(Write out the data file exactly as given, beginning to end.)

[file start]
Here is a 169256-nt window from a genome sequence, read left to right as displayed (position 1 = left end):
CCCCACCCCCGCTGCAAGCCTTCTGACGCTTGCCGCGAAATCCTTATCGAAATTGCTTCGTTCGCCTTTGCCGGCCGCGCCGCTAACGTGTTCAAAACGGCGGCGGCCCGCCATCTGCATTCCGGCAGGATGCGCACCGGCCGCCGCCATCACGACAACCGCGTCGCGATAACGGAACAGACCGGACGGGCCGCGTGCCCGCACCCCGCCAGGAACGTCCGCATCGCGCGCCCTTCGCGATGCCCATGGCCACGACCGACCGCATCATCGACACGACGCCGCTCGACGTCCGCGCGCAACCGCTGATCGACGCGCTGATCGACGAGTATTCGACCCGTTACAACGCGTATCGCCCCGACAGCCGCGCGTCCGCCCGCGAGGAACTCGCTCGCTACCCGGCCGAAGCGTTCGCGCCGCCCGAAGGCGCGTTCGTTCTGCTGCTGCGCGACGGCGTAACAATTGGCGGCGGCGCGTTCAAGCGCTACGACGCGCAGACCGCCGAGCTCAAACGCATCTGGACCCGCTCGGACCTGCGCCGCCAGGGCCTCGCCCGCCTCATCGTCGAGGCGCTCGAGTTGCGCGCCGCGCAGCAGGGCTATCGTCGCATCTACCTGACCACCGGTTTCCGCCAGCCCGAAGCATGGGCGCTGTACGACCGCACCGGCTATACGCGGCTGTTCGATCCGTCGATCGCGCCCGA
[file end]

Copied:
Here is a 169256-nt window from a genome sequence, read left to right as displayed (position 1 = left end):
CCCCACCCCCGCTGCAAGCCTTCTGACGCTTGCCGCGAAATCCTTATCGAAATTGCTTCGTTCGCCTTTGCCGGCCGCGCCGCTAACGTGTTCAAAACGGCGGCGGCCCGCCATCTGCATTCCGGCAGGATGCGCACCGGCCGCCGCCATCACGACAACCGCGTCGCGATAACGGAACAGACCGGACGGGCCGCGTGCCCGCACCCCGCCAGGAACGTCCGCATCGCGCGCCCTTCGCGATGCCCATGGCCACGACCGACCGCATCATCGACACGACGCCGCTCGACGTCCGCGCGCAACCGCTGATCGACGCGCTGATCGACGAGTATTCGACCCGTTACAACGCGTATCGCCCCGACAGCCGCGCGTCCGCCCGCGAGGAACTCGCTCGCTACCCGGCCGAAGCGTTCGCGCCGCCCGAAGGCGCGTTCGTTCTGCTGCTGCGCGACGGCGTAACAATTGGCGGCGGCGCGTTCAAGCGCTACGACGCGCAGACCGCCGAGCTCAAACGCATCTGGACCCGCTCGGACCTGCGCCGCCAGGGCCTCGCCCGCCTCATCGTCGAGGCGCTCGAGTTGCGCGCCGCGCAGCAGGGCTATCGTCGCATCTACCTGACCACCGGTTTCCGCCAGCCCGAAGCATGGGCGCTGTACGACCGCACCGGCTATACGCGGCTGTTCGATCCGTCGATCGCGCCCGA